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Vore - Maleficus - 2006 - Self Released

Track Listing
1. Maleficus
2. The Line That Divides
3. Threshold Of Empowerment
4. Legion Of Martyrs
5. Misery Embrace
6. Ashes
7. Wrath Wrought Ruin
8. Fall Unto Chaos
It is hard to believe that metal merchants Vore have been crankin' punishment and death since 1994. During their tenure the band has released two albums on their own dime, '97's "Dead King's Eyes" and the 2001 release "Lord Of Storms". Now the band are back again, once again self releasing this album and this venture. "Maleficus" marks the Arizona band's first release with new drummer Remy Cameron and bassist Jeremy Partin. In terms of craftsmanship and precision to detail you won't find another band quite like Vore. Their smooth, calculated riffs creak open casket lids in much the same fashion as early Candlemass and Black Sabbath. It has been quite some time since I have heard a really good doom and gloom death act, really going all the way back to the mid-'90s with the likes of Morgion and My Dying Bride. That is the type of sound platform this is all built upon, with very few tracks on this release incorporating the normal rip 'n tear effect as other established death acts. It is with "Maleficus" that dreary atmosphere is stirred by long, extended guitar riffs, each mammoth in their delivery and "traditional" aspect. Vocalist Page Townsley (also playing lead & rhythm guitar) has a very deep rumble delivery, almost picking up the vibe put down by George "Corpse Grinder" Fisher. The band showcases a barrage of soundscapes, from quick, stomping tumbles to well executed acoustical passages. It is with this diversity and character that puts Vore near the top of my "Labels Please Hear This" list. Vore could fire up fans of Opeth, Behemoth, and even November's Doom.



--EC 05.02.06
About this Writer:
Eric Compton // Eric Compton lives in the most haunted city in the world, St. Augustine, Florida with his family and two yorkies. He has served as senior editor for MaximumMetal.com for nearly 10 years and is the author of the heavy metal book series--Denim & Letters. His reviews, interviews and social commentary has been featured on websites like Brave Words, Blabbermouth, Metal Temple, Metal Rules, Ultimate Metal, Metal Maniacs and Wikipedia.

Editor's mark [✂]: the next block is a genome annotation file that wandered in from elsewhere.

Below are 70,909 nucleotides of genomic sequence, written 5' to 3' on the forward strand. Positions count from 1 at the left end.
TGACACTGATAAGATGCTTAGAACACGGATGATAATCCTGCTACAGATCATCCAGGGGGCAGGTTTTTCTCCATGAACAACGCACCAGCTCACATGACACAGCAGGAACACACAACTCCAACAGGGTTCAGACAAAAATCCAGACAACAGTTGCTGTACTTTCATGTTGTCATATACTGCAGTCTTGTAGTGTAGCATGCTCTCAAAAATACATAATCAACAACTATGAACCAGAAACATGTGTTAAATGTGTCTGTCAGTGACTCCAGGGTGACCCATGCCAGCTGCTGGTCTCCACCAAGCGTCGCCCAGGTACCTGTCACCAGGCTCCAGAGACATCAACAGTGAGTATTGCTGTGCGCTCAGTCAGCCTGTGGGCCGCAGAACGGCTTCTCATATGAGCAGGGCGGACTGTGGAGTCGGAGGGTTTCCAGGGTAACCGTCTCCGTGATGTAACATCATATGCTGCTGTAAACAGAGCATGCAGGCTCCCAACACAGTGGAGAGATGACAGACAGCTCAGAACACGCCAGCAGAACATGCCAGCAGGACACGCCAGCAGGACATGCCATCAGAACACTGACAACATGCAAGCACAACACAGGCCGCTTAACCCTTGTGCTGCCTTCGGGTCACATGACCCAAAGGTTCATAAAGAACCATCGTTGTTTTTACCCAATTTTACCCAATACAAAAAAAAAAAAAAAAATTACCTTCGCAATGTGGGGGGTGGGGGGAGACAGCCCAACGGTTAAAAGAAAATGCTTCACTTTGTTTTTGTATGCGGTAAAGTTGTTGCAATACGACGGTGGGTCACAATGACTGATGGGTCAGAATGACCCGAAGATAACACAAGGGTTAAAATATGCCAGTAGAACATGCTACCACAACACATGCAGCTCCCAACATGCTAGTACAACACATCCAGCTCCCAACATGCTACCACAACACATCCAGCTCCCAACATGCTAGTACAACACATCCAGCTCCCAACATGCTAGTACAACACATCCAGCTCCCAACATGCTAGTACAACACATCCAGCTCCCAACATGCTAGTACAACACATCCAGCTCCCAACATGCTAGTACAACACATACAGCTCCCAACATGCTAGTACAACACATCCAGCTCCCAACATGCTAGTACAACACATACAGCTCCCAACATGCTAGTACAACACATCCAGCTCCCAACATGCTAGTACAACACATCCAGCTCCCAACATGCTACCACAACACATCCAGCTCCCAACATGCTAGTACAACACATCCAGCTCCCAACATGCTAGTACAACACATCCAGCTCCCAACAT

Maximum Metal Rating Legend - Click for Full Details
5 Excellent - Buy it and say a prayer to the metal gods that you were tuned on to this masterpiece. A classic.
4-4.5 Great - Almost perfect records but there's probably a clunker or a lacking somewhere to keep it from perfection. You won't feel bad about dropping some bones on these.
3.5 Good - Most of the record is good, but there may be some filler. This is the OK range where you'd search for the record on sale or used.
3 Average - Some good songs, some bad ones at about a half/half ratio. Could show skills but be dull overall. Redeeming qualities for indy bands are effort and passion. Majors that don't try or suck outright end up here.
2-2.5 Fair - Worth a listen, but best obtained by collectors. There is much better metal out there.
1-1.5 Bad - Major problems with music, lyrics, production, etc.
0 Terrible or an otherwise waste of your life and time.

Note: Reviews are graded from 0-5, anything higher or not showing is from our old style. Scores, however, do not reveal the important features. The written review that accompanies the ratings is the best source of information regarding the music on our site. Reviewing is opinionated, not a qualitative science, so scores are personal to the reviewer and could reflect anything from being technically brilliant to gloriously cheesy fun.

Demos and independent releases get some slack since the bands are often spent broke supporting themselves and trying to improve. Major releases usually have big financial backing, so they may be judged by a heavier hand. All scores can be eventually adjusted up or down by comparison of subsequent releases by the same band. We attempt to keep biases out of reviews and be advocates of the consumer without the undo influence of any band, label, management, promoter, etc.

The best way to determine how much you may like certain music is to listen to it yourself.



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MaleficusVore
2006
Eric Compton6/2/2006


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